How to handle mental health accommodation requests in hybrid work

"We have to begin by looking at the definition of 'disability'"

How to handle mental health accommodation requests in hybrid work

Mental health and wellbeing have taken a hit over the past 12 months, with more and more employees reporting feeling stressed, depressed, and overwhelmed. As such, employers may have been on the receiving end of more accommodation requests– particularly in regards to mental health. HRD spoke with Matthew L.O. Certosimo, partner at Borden Ladner Gervais LLP, who explained the importance of complying with your duty to accommodate and the consequences of failing to do so.

“We have to begin by looking at the definition of ‘disability’,” explained Certosimo. “If we're talking about a mental health condition that meets that definition, for the purposes of a human rights analysis, then employers have a duty to accommodate up to the point of undue hardship – and undue hardship is a high hurdle. On the other hand, the employee has a duty to cooperate with reasonable efforts to accommodate. That's the beginning point - but it’s often harder to identify and determine how best to accommodate a mental health disability.”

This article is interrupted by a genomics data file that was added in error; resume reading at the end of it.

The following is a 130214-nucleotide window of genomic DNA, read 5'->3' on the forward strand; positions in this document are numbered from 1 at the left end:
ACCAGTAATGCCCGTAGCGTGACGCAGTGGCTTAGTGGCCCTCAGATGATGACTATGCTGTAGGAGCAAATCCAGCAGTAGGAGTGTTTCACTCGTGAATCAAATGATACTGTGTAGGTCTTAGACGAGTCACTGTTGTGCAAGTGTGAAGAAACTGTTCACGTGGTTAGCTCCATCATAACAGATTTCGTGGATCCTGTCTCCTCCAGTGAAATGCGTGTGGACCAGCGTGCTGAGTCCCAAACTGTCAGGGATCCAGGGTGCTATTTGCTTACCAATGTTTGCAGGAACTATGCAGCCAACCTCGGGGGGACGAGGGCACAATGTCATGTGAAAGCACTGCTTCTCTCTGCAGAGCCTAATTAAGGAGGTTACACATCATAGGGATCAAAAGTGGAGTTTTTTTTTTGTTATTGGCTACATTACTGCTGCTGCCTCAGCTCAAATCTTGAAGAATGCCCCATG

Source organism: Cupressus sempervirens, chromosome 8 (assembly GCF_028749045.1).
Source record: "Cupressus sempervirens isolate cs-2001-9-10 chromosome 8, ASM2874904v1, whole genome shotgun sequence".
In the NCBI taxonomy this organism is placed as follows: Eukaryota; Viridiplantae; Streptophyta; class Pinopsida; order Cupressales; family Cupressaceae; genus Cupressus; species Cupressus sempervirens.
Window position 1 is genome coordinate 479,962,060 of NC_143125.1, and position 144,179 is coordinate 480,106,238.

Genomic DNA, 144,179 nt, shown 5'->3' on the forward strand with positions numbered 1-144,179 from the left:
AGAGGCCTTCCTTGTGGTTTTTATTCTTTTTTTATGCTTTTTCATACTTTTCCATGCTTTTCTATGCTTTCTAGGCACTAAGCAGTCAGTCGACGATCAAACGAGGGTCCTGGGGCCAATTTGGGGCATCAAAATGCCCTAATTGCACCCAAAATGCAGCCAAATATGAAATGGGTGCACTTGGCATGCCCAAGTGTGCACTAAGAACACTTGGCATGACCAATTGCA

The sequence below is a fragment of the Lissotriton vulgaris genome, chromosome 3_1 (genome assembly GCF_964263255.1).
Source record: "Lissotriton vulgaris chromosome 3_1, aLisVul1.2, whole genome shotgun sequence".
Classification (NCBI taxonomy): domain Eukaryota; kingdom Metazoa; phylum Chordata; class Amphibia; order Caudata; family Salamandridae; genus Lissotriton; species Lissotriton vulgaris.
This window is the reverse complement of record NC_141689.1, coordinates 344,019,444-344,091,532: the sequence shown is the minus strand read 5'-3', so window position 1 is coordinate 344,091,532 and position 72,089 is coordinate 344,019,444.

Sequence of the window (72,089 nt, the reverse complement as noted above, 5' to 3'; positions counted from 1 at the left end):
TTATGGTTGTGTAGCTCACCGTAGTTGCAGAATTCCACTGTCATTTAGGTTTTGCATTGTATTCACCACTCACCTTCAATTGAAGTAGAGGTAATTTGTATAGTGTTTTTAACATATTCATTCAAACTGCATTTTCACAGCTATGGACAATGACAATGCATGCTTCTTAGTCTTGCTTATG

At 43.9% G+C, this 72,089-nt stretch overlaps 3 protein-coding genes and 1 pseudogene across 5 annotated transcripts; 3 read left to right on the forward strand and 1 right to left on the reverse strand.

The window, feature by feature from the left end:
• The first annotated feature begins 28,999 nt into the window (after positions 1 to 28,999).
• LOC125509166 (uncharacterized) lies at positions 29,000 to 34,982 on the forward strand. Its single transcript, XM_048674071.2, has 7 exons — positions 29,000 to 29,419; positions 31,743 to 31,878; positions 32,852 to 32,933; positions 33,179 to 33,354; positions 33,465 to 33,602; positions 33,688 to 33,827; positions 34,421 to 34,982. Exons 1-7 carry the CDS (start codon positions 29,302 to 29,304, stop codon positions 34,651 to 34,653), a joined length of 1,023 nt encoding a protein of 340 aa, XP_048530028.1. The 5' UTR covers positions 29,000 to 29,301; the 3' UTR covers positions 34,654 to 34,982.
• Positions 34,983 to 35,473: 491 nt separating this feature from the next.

There’s a range of possibilities informed by the medical professionals involved. It could be changes in work schedule, it could be time off, it could be a change in reporting structure, and it could be a change in job duties – employers need to determine if the cause of the employee's mental health difficulties or the trigger of those difficulties has something to do with the workplace and the employee should assess to what extent it comes down to their own actions. All of which are taken into consideration by human rights tribunals and the courts.

“The beginning point in any accommodation matter is the analysis of the problem and the related process,” added Certosimo. “Our Supreme Court, in the leading case, placed a great deal of emphasis on the accommodation process, not discounting options and considering all of the factors, before determining what is and what isn't possible in order to accommodate a particular employee to the point of undue hardship.”

“The consequences of failing to fulfil your duty to accommodate as an employer range from the reinstatement of a terminated employee, to damages, to having to post a public policy statement in the workplace, to training employees - there's a whole range of remedies that that could be imposed upon an employer. For an employee, failing to fulfil their duty to cooperate could result in relieving the employer of their duty to accommodate. And, cooperation may mean having to accept ‘reasonable’ accommodation, as opposed to holding out for what the employee views as the ‘perfect’ accommodation.”

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